A company you’ve probably never heard of before announced today that it has been awarded a patent on podcasting. VoloMedia was awarded U.S. Patent 7,568,213 titled "Method for Providing Episodic Media" yesterday. I think the fact that VoloMedia’s Murgesh Navar posted an entry defending the patent before anyone even knew about it underscores just how silly it is.
Here’s what Dave Winer wrote today in response:
I’m certainly not a lawyer or an expert in patent law, but it seems the work Adam Curry and I did in creating the format and protocol for podcasting, in 2001, may have inspired their "invention." It certainly predates it.
Honestly it boggles my mind how software patents are awarded. First of all, VoloMedia applied for the patent in November 2003. Why did it take nearly six years for it to be decided? It’s a cliche, but that’s an eternity on the Internet. Second of all, how could the patent office not discover prior art within those six years? It’s just ridiculous.
According to NewTeeVee, VoloMedia is in talks with Apple and TV networks, among others, “about growing the business and market.” Seriously? I hope VoloMedia fails fast. I really dislike companies that exist solely to sue other companies for violating patents they should never have been awarded in the first place. That’s exactly what VoloMedia is becoming.
For more, check out Ars Technica. Here’s to hoping that VoloMedia’s patent is invalidated.
There always seems to be something in the news about China (and to a lesser extent, India) these days, and it’s usually about how China is changing in one way or another. Even articles that seem to talk about a lack of change really talk about change:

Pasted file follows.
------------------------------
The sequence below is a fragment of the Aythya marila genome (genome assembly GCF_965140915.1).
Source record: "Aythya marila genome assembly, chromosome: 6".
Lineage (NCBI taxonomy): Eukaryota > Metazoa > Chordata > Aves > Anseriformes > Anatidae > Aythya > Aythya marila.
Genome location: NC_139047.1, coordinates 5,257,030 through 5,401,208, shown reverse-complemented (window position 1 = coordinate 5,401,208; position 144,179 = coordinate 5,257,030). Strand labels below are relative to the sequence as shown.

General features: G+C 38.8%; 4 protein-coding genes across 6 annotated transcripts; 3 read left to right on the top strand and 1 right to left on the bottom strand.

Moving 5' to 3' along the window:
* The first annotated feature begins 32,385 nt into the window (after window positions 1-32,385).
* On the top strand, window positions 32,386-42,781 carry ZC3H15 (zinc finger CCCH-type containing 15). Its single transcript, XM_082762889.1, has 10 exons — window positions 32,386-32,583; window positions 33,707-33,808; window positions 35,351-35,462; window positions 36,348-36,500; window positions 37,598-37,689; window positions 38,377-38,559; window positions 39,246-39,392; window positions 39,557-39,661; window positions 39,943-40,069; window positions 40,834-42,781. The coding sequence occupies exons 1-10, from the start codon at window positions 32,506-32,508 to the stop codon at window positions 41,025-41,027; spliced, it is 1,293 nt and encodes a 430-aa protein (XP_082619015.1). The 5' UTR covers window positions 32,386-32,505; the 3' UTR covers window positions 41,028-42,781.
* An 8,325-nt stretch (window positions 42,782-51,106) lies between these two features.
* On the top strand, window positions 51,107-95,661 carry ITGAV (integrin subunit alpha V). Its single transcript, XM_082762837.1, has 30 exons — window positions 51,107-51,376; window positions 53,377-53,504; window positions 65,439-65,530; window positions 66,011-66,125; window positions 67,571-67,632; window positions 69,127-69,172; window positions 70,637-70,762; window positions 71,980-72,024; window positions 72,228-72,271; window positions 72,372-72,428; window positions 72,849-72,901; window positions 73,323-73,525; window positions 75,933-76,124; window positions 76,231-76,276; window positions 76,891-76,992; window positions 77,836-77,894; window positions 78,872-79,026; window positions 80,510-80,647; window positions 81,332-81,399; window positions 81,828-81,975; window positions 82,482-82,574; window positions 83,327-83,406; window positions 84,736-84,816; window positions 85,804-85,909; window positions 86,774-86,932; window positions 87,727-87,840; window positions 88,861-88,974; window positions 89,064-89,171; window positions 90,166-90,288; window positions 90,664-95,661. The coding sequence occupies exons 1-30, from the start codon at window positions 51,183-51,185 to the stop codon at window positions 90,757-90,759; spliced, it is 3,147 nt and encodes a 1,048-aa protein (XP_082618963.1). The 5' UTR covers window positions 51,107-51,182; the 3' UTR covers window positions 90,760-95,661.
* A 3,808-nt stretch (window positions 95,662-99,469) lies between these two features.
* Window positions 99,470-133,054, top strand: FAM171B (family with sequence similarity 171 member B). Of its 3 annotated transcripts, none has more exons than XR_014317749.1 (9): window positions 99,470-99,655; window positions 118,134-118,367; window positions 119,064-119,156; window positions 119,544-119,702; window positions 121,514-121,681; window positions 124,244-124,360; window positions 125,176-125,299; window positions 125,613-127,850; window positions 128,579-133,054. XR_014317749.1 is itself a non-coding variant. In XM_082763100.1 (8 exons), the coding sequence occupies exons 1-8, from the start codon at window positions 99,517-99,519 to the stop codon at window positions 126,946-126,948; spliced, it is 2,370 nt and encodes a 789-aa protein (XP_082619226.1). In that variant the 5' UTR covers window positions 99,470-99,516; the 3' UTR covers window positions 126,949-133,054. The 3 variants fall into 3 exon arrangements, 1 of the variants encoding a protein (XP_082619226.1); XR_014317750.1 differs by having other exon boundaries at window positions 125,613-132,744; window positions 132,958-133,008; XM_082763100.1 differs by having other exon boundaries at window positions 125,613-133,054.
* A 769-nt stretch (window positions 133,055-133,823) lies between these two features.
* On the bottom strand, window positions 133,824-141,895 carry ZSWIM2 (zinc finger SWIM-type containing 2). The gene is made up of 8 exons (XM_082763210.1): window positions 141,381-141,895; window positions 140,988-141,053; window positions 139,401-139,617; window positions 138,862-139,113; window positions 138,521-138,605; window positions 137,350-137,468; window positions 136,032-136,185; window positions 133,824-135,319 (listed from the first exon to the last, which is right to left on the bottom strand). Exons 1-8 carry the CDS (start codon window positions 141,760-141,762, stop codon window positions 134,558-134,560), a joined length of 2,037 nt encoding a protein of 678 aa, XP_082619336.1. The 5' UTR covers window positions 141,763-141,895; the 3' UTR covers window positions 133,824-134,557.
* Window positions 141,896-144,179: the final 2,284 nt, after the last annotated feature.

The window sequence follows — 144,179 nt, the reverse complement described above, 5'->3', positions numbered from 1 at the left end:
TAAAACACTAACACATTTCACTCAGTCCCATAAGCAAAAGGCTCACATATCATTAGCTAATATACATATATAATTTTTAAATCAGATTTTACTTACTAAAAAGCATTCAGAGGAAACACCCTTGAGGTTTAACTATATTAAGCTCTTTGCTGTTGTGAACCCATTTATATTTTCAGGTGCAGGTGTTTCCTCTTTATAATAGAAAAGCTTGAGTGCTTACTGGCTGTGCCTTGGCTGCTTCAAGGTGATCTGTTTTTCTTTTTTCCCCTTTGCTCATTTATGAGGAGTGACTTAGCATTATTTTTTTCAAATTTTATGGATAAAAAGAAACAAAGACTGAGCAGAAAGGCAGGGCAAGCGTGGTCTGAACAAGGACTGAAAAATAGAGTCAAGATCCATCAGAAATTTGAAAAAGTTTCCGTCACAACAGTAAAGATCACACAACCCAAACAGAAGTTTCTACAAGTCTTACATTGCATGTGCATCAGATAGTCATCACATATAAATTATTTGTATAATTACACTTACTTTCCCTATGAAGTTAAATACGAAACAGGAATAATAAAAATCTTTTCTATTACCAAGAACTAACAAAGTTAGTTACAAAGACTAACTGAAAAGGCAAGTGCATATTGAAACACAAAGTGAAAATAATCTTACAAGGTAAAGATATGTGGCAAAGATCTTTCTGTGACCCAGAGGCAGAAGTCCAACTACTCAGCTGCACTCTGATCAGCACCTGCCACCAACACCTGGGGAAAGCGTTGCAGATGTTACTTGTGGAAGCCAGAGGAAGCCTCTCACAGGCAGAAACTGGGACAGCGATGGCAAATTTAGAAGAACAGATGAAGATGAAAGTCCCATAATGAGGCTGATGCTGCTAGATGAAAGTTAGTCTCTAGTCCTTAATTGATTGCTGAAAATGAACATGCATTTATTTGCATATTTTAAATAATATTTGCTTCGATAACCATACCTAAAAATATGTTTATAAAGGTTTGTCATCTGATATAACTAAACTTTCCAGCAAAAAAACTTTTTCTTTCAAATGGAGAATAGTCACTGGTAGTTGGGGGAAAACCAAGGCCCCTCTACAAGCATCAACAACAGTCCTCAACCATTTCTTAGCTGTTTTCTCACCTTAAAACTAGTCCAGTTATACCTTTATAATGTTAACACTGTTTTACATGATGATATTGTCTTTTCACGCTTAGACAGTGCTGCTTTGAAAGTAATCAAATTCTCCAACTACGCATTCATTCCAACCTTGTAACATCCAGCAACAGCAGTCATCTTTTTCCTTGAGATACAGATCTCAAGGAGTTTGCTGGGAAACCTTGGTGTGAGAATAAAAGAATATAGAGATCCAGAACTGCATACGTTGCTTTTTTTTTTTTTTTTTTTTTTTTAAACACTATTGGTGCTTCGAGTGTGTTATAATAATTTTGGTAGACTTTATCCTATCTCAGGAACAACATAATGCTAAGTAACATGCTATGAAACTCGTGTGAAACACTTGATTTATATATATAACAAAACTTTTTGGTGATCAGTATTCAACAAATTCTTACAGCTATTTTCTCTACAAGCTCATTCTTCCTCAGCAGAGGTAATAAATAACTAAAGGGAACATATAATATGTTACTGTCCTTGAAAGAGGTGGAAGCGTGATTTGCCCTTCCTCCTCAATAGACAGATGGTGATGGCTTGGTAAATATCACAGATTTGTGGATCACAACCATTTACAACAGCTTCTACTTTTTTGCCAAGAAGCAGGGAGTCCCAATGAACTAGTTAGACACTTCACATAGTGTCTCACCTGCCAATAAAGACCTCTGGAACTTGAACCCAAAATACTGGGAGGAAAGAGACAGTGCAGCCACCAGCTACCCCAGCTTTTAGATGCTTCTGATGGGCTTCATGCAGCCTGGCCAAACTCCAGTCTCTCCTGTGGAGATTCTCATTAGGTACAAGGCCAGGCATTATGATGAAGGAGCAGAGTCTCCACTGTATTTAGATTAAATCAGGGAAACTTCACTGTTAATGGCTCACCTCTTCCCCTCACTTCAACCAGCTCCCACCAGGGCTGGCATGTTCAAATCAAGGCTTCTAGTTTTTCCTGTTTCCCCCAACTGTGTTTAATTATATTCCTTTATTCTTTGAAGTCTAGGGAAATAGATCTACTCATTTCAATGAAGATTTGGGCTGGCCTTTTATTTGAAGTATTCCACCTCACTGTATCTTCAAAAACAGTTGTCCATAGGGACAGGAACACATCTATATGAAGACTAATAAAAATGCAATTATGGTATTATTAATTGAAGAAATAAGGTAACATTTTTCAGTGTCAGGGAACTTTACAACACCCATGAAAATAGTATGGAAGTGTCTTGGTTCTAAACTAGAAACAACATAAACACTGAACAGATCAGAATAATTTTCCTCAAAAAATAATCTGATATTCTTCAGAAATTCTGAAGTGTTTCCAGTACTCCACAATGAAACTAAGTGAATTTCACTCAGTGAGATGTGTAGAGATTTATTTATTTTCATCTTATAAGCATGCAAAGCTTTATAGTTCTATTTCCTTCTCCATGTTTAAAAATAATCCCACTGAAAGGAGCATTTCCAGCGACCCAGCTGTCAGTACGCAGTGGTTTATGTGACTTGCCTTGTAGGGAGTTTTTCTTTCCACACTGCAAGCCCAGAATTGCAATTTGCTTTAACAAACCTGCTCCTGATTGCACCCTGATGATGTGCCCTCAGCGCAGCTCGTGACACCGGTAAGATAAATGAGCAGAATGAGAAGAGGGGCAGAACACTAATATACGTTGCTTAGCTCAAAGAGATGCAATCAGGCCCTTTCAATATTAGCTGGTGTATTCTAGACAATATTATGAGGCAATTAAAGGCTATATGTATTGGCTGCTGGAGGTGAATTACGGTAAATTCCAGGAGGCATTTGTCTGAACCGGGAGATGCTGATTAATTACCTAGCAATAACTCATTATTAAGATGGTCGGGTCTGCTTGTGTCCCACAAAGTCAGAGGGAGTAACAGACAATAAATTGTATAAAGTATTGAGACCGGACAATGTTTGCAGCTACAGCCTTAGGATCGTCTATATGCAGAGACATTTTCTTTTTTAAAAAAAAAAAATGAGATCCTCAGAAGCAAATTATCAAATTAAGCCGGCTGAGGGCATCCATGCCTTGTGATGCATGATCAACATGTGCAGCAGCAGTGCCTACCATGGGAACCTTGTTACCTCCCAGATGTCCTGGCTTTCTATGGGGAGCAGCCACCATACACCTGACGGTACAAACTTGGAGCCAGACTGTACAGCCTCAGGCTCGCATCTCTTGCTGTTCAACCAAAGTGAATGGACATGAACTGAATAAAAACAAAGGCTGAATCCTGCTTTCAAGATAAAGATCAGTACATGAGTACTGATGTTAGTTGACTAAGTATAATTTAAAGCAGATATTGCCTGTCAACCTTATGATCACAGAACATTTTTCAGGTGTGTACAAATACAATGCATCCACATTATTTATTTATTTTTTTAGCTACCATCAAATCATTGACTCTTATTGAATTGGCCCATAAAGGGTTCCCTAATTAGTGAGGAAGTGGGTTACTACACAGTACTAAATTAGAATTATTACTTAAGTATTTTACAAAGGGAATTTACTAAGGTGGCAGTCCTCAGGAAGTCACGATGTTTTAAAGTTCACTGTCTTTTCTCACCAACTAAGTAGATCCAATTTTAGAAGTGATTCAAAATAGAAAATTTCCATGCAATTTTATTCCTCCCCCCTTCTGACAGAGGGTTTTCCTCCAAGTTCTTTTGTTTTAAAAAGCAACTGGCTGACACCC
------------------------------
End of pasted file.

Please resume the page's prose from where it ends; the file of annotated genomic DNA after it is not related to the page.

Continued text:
But one thing never seems to change, and it’s as obvious on street corners today as it was six years ago. In 1999, when “Star Wars Episode 1–The Phantom Menace” debuted, it was quickly pirated on DVDs that sold throughout China for next to nothing.
Fast forward to May 2005–four years after China joined the World Trade Organization and embraced its stringent rules on intellectual property rights. When “Star Wars: Episode III–Revenge of the Sith” opened in U.S. theaters, copies again hit the streets of Beijing within days. Sold out of bicycle baskets by roving vendors, available in mom-and-pop retail stores everywhere, the counterfeit DVDs retailed for about 75 cents each.
Yes, piracy is a big problem in the world, and not just in China though the problem is particularly evident there. Why is it bad though? Change!
What’s standing in the way of better intellectual property rights enforcement? “It’s not a plot,” says Bruce Lehman, former commissioner of the U.S. Patent and Trademark Office and the chairman of the International Intellectual Property Institute. “It’s the result of a system in transition.”
It’s a pretty safe bet actually, when you hear China, just guess change!
Read: CNET News.com